By Emily Ledger
Throughout the decades of the global prohibition of cannabis, a few straplines have become extremely popular in support of the controls. When many of us think of cannabis use, we may instinctively connect it with a lack of motivation and even laziness. This view began to be cultivated in the early-mid 20th century when governments first sought to prohibit the use of the drug – and it has stood the test of time. But does cannabis really make us lazy?
The answer to this question may be more complicated than simply ‘yes’ or ‘no’, as the effects of cannabis can vary widely depending on the strain in question. While different strains are largely characterised by cannabinoid content, other compounds, such as terpenes, also play a role.
The Sativa Vs Indica Theory
Strains are often divided into two categories, which are named after species of the cannabis plant: Sativa and Indica. While it is widely believed that Cannabis Indica plants are higher in THC and Sativa higher in CBD, this is often not actually the case. However, a theory has become popularised that Indica strains of cannabis (which supposedly contain more THC) are more sedative, whereas Sativa strains are best if you want to stay more alert and active.
While categorising strains as Indica or Sativa based on their THC:CBD profile may not be particularly sound, focusing on the effects of these cannabinoids may be relevant to answering our question.
Cannabidiol (CBD) and Motivation
CBD has become immensely popular over the last few years as businesses continue to add the non-psychotropic cannabinoid to a huge array of health-oriented products. The compound has gained popularity thanks to its reported potential to reduce stress and anxiety, improve sleep, and even help with pain. Some consumers, however, claim that it can help in even more areas.
Sportspeople and athletes can be increasingly spotted using CBD products and even endorsing specific brands. Furthermore, a movement has begun to incorporate the cannabis derivative into regular gym and workout regimes. Furthermore, many users believe that a regular dose of CBD helps to improve focus and motivation, making it easier to get through their workload.
While clinical evidence remains underdeveloped in these areas, anecdotal evidence is abundant and is continuing to drive the unprecedented success of the CBD industry.
THC and Motivation
THC is the most common cannabinoid found in the cannabis plant. It is also the compound that causes the ‘high’ and, if the Sativa vs Indica theory can be believed, the ‘laziness’ often associated with cannabis use. CB1 receptors, which are the main target for THC in the human body, are known to impact motivation. However, it remains unknown how and to what extent THC could play a role.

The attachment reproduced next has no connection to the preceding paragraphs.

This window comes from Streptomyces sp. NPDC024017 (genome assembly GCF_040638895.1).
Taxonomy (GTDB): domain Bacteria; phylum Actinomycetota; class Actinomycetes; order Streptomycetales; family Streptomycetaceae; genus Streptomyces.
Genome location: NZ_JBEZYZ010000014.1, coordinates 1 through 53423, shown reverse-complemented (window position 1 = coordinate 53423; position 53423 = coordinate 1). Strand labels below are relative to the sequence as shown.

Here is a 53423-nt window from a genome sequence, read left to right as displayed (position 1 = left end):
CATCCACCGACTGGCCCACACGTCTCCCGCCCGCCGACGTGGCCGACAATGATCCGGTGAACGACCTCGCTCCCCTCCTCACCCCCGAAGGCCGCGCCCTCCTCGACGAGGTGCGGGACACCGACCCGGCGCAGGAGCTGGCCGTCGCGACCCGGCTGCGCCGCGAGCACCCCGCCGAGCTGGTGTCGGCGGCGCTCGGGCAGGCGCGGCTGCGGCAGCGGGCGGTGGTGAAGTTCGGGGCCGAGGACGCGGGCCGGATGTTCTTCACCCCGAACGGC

Furthermore, the findings of a recent study have made these assumptions even more unclear. In 2020, French scientists set out to understand the effects of THC on the motivation of mice. In order to determine the effect, researchers observed mice and their motivation to run on a running wheel both before and after THC administration.
Mice were trained to make nose pokes in order to unlock access to a running wheel. Interestingly, THC administration was found to have no effect on the mice’s preference to run. Additionally, the researchers also found no alterations in how hard the mice worked to gain access to the running wheel or their running performance.
On the other hand, it was discovered that the genetic elimination of CB1 receptors did have an impact on the mice’s motivation to run. This is noteworthy as increased THC exposure can often lead to an increase in tolerance. This is also associated with a decrease in CB1 receptors meaning that frequent cannabis use could, in fact, be linked to a decrease in motivation.
While these results are a promising step in understanding the true connection between THC and motivation, the findings may not be completely transferrable to humans. Therefore, as is often the case when attempting to interpret the true nature of cannabis, more research is needed in this area.
Through the interpretation of existing evidence, it is unlikely that occasional cannabis use will make us lazy. Opting for lower strength products (strains that are lower in THC) may also help to alleviate the risk of losing motivation.